3. There needs to be a comprehensive and independent review of the regulation, quality control, standards, policies and procedures which govern the staffing and running of Child Contact Centres in Scotland.
Currently there is no system of regulation or inspection of child contact centres. They are considerably underfunded by the Scottish Government.The system that is being funded is woefully inadequate, potentially dangerous, is not impartial and in the worst case scenarios can allow coercive control and further abuse. The locations, staffing and security of such centres all raise significant questions regarding children’s safety and rights. There is a categorical need for a comprehensive and independent review of the role and practice of CCCs in Scotland, in relation to domestic abuse, including the regulation, quality control, standards, policies and procedures which govern the staffing and running of CCCs.
4. Children’s views must unfailingly, routinely and effectively be taken into account in relation to court and other proceedings concerning contact where domestic abuse is an issue, by appropriately trained and qualified staff who are fully aware of the dynamics and impact of domestic abuse on children and the non-abusing parent, including coercive control.
This inequitable position is exacerbated by the fact that children are routinely denied their legal right to express a view on their future contact with a non-resident parent, and thus, a view on their future safety and wellbeing. The process of taking views is not consistent, adequate or participatory. It often fails to reflect the child’s views, and those tasked with this responsibility are often neither appropriately trained or qualified staff, nor fully aware of the dynamics of domestic abuse, including coercive control. At present very few if any areas other than West Lothian employ a children’s rights officer who is able to fulfil this role.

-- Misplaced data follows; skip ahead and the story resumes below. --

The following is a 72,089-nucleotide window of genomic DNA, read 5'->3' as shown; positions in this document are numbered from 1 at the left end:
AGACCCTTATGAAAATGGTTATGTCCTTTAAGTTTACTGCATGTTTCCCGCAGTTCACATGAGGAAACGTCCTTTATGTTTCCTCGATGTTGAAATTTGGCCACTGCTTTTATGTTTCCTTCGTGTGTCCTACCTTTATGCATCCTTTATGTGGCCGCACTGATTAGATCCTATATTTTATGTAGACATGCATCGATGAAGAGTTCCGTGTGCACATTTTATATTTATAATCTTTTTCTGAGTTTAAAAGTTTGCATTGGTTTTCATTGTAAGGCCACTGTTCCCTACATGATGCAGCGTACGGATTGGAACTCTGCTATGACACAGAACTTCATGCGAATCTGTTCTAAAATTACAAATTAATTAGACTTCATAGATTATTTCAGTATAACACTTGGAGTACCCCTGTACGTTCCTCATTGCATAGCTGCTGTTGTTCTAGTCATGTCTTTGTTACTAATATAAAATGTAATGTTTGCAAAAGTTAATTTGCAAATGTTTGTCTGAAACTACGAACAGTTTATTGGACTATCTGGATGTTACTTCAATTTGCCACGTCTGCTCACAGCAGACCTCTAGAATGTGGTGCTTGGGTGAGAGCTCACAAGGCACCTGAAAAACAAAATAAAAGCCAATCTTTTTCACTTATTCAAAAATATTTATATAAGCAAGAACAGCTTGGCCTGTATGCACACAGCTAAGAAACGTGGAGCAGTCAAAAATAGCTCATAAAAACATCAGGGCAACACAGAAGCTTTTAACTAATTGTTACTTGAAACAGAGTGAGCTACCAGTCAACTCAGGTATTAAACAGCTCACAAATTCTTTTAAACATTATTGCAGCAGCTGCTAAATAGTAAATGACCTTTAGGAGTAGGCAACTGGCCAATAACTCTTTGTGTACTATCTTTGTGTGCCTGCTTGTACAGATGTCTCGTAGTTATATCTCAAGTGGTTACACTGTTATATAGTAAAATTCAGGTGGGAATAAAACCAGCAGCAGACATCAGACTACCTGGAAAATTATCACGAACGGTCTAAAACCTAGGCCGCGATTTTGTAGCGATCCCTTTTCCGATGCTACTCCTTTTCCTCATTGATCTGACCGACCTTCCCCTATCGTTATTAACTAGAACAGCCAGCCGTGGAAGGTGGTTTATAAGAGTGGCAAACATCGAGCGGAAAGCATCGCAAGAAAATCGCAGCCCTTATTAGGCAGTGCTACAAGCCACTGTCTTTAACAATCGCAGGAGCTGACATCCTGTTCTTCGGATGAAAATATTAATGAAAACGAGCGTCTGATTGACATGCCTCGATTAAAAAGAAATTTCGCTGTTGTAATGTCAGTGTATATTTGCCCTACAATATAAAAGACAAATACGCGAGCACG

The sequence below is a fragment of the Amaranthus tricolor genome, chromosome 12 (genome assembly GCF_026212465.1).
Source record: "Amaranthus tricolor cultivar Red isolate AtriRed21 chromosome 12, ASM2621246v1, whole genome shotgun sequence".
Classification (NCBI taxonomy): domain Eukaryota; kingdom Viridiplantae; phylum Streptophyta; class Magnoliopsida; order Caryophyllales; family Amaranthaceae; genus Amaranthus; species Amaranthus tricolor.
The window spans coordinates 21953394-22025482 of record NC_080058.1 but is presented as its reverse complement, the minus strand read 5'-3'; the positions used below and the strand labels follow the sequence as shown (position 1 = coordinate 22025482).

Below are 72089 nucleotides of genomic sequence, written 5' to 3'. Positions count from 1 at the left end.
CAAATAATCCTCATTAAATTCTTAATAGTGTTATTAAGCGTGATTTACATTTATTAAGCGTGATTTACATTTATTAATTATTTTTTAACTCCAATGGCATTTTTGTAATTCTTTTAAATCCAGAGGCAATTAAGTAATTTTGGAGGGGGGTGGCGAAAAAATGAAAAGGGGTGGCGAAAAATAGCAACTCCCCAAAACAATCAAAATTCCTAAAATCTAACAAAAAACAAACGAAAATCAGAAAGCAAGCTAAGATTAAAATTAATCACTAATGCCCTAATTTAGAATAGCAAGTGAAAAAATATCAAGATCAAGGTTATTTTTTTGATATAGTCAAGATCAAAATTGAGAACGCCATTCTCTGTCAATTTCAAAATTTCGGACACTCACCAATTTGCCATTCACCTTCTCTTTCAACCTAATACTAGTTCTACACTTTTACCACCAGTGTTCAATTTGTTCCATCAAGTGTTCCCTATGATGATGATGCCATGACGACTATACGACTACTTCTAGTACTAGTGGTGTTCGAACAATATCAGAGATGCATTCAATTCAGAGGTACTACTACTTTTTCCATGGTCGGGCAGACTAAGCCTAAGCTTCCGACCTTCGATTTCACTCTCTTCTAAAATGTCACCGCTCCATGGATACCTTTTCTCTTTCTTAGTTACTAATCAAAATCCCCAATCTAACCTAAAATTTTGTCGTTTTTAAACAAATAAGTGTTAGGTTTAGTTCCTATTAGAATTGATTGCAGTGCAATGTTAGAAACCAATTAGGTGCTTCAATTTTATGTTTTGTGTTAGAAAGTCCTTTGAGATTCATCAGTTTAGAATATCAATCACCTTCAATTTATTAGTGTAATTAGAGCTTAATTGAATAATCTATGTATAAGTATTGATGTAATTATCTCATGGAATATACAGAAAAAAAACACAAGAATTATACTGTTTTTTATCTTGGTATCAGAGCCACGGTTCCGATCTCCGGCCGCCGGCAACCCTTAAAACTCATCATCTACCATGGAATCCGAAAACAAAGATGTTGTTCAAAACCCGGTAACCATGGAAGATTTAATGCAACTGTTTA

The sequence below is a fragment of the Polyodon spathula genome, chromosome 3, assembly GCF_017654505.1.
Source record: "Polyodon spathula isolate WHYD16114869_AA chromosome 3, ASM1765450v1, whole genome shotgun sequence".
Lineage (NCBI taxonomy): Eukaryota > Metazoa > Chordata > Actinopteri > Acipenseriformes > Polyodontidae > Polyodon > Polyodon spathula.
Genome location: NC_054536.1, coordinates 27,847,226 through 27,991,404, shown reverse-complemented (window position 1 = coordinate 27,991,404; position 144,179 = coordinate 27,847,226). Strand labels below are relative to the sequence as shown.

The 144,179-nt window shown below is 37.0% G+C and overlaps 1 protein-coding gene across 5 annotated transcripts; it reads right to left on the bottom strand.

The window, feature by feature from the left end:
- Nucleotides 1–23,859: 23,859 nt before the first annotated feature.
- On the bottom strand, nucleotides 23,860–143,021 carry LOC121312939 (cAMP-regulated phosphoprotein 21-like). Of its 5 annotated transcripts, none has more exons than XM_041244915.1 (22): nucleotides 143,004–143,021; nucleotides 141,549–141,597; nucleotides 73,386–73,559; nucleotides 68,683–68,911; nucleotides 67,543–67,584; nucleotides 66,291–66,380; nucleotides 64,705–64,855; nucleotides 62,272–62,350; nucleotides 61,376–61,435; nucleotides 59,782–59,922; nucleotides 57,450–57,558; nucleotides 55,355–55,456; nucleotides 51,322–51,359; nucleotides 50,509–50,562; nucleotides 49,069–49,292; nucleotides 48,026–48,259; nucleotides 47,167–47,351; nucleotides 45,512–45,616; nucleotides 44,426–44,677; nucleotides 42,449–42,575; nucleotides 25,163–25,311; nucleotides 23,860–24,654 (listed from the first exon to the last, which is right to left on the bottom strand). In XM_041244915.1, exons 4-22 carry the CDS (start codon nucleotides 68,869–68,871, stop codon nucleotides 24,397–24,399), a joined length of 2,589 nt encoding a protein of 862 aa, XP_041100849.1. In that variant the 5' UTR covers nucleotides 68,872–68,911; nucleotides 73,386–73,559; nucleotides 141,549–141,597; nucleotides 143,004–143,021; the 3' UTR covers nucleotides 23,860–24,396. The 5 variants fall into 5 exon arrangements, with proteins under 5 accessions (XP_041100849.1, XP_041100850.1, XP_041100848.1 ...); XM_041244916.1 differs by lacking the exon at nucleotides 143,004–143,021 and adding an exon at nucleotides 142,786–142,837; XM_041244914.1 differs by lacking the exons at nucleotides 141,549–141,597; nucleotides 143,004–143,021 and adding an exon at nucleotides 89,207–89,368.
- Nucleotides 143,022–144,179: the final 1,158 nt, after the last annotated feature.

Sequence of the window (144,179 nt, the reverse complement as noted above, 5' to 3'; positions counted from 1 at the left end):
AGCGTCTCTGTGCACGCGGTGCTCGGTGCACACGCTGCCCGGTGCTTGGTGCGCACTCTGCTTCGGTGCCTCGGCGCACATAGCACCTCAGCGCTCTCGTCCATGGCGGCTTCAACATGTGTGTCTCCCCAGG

This petition has been raised as a direct result of my own and my children’s experience in the court system which I now understand is not by any means unusual. Our experience revealed a system that was prejudiced and adversarial in nature where the rights and welfare of the child seemed the last consideration in the process.